High levels of noise, interruption, and lack of privacy are pain points in open offices that can be eased by creating collaborative spaces in the office. These are diverse areas where team members can have comfortable discussions without disturbing others. Collaborative spaces can be small private conference rooms or just a comfortable corner away from the main working area and furnished with lots of beanbags, where acoustics is good and noise generated from conversations will not disrupt other processes.
In addition, consider providing small separate areas where employees can do quiet, independent work when open-area rowdiness crescendos. For instance, RED Interactive Agency has a good mix of office ‘pods’ for teams to work together on projects, along with plenty of open spaces. Glass windows in offices and conference rooms allow workers to feel like they never leave the flow of the overall office, while they can also easily shut the door on noise and find sanctuary away from the hustle and bustle.
“I think what’s been happening is there’s been such a huge focus around getting people to collaborate – collaboration has been happening more in the work environment than it used to,” says Nila Leiserowitz, regional managing principal of Gensler (global design firm). “We just need to do a reset in terms of understanding how to make both spaces effective – both the open benching system (where employees sit alongside one another at long workstations with minimal barriers), which serves a great purpose around knowledge sharing, and at the same time understanding the need for focus and where that focus needs to happen.”
“The ratio is, in addition to your primary work area, you need another area to meet and collaborate,” Leiserowitz says. “The more open you get, the more you need the ‘one-and-one’ ratio, where [you] have another place to go. It’s not just a breakout area or conference room but it can be that cafe — it can be a lot of different things.”
Many organisations are obsessed with Google or Facebook office spaces and would like to mimic their arrangements. They are popular and effective no doubt, but only work because their office layouts align with their company culture and caters to diverse staff needs.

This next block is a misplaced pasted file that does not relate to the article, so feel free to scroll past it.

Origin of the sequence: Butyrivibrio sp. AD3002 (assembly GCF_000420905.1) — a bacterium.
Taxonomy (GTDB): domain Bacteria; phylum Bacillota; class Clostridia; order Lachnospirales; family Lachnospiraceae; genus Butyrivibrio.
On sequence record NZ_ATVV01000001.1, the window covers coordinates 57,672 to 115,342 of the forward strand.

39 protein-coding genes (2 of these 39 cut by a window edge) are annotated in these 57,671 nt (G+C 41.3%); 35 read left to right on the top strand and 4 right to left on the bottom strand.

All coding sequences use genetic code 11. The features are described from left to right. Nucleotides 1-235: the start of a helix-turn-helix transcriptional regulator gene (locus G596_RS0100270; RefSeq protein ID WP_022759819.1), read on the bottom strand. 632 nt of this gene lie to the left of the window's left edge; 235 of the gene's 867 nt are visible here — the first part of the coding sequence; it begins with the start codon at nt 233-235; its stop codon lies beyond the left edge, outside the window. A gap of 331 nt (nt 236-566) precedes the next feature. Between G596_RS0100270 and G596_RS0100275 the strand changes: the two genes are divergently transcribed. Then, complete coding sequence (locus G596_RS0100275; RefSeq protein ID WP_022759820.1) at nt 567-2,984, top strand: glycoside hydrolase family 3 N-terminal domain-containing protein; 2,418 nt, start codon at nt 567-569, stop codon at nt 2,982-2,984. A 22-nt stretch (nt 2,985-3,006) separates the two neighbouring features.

Your team might work very differently and would need a different office plan. Think through how you would like your office culture to turn out like, and how an open office would help achieve business goals. For example, consider certain teams such as sales or customer service, which need to be on the phone throughout the day or leaving the office frequently to meet clients. You might want to place them such that distractions to the rest of the staff are minimized.
You can also get furniture or fixtures in your office that helps you customise your open office space so you don’t compromise on privacy. Vitra the furniture company does just that. They make furniture to help block out noise of an open floor plan office, including work bays (variations on a cubicle with wrap-around sides that come up to eye level to minimise distraction), alcove sofas for private meetings, and even chairs to help filter out noise pollution. Here’s a Forbes article of an interview with Nigel Scott-Williams, regional US director for Vitra, on providing solutions for open office challenges.
In addition, the research by Jungsoo Kim and Richard de Dear also noted that the amount of space is actually the single most important issue leading to a worker’s overall satisfaction. This holds true no matter what kind of office you have – an enclosed office, a cubicle, or an open layout. Thus, take the allocation of space per employee seriously when planning your office space.
To add on, you can even consider incorporating working from home into the office culture. According to this study, workers who switch from office work to working from home see their stress levels drop by 25 per cent. In such situations, telecommuting can boost productivity and increase retention.
If you segregate private spaces in your open office for managers, this opposes the notion of having an open floor plan. An ironic and contradicting gesture, this confuses team members and prevents senior management from getting to know more about their own departments. Stay committed to the idea of having an open office by sitting everyone as ‘team clusters’, instead of planning seating arrangement based on hierarchy and experience.
Thus, the ultimate solution is to strike a balance between the collaborative nature of open offices and the privacy afforded by being able to shut noise and people out. The nature of studies opposing open offices undeniably cast doubts on the benefits of such an arrangement, but don’t sound the alarm or ditch your beanbag chairs for cubicle farms.
The best way to go about achieving work place satisfaction is to strike the right balance between worthy trade-offs with regards to spatial configuration. Recognise different work styles and have multiple zones for heads-down focused work and also for collaborative work. This way, you can be saving on space with open offices without it costing you big on productivity.
Right now at TradeGecko, we’re experiencing an unprecedented expansion in team size and are gradually running out of space in our cosy open office. But with the prospect of moving to a new space in a couple of weeks, I’m sure our office layout will improve. And we already have plans for building team forts in there.